It may speak to the level of uncertainty that some are feeling that about 35 Everett Community College students showed up on campus on a chilly day earlier this week — when classes weren’t in session — to talk with their Congressional representative and get his perspective on the next presidential administration.
Students meeting with U.S. Rep. Rick Larsen, the 2nd District Democrat, asked about Trump’s cabinet picks, particularly for the Department of Education; the rights of lesbian, gay, bisexual and transgender Americans; the likely repeal of the Affordable Care Act; threatened retaliation against cities and colleges that declare themselves a place of sanctuary for undocumented immigrants and the fate of students and others living under the now-uncertain protection of Deferred Action for Childhood Arrivals.
Larsen encouraged the students to organize and speak out on those issues, quoting a past senator who advised, “Politicians don’t see the light until the feel the heat.”
“The new administration needs to feel the heat,” Larsen told the students.
Some immediate heat on DACA would be a good start.
DACA is the executive action signed by President Barack Obama in 2012 that provides undocumented immigrants who were brought to this country at a young age temporary relief from deportation and the right to work. To be eligible, they must be in high school or have a diploma, be a veteran who has served honorably and not have been convicted of a felony or major misdemeanor.
Of an estimated 1.8 million immigrants between the ages of 15 and 30 who are eligible, more than 740,000 have registered as DACA participants. But DACA’s protections, because they have not been made law by Congress, can be rescinded when President-elect Donald Trump takes office as easily as they were granted by Obama.
Trump’s stances on immigration issues in general and on DACA in particular have been difficult to pin down. Having won the Republican nomination and the presidential election on promises to build a “beautiful” wall and deport all 11 million to 12 million undocumented immigrants, Trump has since adjusted past statements. Maybe a fence in some segments of the border, rather than a wall. Maybe deport just the “bad hombres.”
His most recent statement on DACA, in his “Person of the Year” interview with Time magazine seemed to at least show understanding for those protected by DACA: “They got brought here at a very young age, they’ve worked here, they’ve gone to school here. Some were good students. Some have wonderful jobs. And they’re in never-never land because they don’t know what’s going to happen.”
Minus a stronger commitment to their protection, Trump at least acknowledges basic truths about DACA immigrants, also called Dreamers after DREAM Act legislation that since 2001 has sought to make the protections part of immigration reform efforts.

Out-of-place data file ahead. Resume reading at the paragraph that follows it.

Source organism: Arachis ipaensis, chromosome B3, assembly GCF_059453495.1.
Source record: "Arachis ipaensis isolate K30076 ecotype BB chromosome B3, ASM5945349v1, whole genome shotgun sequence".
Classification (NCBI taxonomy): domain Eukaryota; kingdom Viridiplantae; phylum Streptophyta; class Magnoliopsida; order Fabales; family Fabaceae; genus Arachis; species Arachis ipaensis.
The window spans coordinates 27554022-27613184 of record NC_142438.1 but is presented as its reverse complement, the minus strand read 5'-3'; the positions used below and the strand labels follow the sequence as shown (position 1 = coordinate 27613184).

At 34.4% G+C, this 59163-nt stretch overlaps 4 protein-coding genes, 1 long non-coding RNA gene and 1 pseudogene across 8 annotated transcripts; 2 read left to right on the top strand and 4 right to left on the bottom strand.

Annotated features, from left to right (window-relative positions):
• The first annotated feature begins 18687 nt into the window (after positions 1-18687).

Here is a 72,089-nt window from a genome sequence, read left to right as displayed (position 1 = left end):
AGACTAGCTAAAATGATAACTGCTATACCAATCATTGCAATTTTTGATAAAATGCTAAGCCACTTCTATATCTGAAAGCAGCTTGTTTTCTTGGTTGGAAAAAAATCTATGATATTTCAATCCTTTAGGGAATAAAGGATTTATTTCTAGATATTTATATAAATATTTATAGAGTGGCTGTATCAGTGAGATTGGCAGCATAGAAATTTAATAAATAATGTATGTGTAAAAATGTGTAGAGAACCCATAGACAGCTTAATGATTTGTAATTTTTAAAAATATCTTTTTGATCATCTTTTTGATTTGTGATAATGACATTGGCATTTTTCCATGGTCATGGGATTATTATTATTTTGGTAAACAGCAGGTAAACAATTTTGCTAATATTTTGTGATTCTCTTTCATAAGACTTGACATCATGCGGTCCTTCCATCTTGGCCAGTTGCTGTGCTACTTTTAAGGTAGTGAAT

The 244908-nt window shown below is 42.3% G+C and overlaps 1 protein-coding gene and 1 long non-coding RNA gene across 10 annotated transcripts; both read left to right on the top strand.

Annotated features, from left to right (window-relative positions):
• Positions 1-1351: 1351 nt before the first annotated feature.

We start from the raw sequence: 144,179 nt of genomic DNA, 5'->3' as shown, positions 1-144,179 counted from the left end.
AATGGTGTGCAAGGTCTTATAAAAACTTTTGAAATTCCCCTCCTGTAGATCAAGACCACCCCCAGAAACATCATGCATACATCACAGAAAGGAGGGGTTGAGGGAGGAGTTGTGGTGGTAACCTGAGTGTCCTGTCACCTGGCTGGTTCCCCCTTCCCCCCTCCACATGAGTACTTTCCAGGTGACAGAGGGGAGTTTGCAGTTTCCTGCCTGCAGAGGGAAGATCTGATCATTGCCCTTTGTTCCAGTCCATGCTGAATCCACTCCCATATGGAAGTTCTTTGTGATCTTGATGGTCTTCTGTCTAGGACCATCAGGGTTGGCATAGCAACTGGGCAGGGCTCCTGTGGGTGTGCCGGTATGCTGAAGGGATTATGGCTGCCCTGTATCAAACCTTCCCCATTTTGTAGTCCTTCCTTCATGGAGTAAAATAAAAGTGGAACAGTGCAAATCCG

The Dreamers were brought here as children, but they have thrived here and contributed as much as any American.
A recent study by the Center for American Progress found that 87 percent of those in the DACA program are employed; 46 percent are enrolled in post-secondary education, including 70 percent pursuing a bachelor’s degree or higher, 20 percent seeking an associate’s degree and 4 percent seeking a vocational certification. Of those attending school, 83 percent are also employed.
Those investments in education are paying off as well for local economies: 21 percent have purchased a first vehicle, 12 percent have bought their first house, and 6 percent have started their own businesses, employing themselves and others. That entrepreneurial rate, by the way, is about double the 3.1 percent rate overall for Americans.
The Washington State Board of Community and Technical Colleges recently asked the president-elect to continue the DACA program. The letter, signed by board members and college presidents, including Everett Community College President David Beyer and Edmonds Community College President Jean Hernandez, made the case that the United State is the only home the youths have ever known. Many have become student leaders and are among the best students at their schools.
“Moreover,” the letter continues, “as taxpayers, we consider the enormous investment in their K-12 educations. There is no return on investment if we prevent them from entering or staying in our workforce. Many employers need bilingual and bicultural employees to help them compete globally.”
If not for the basic decency argument of protecting those who for all intents and purposes consider themselves Americans, the president-elect should embrace the economic logic in extending DACA.
And he would do well to extend the program and encourage the other estimated 1 million who are eligible to enroll to do so.
Between now and Jan. 20 when he is sworn into office, Trump could ease many minds with a clear statement of support and a promise to extend DACA.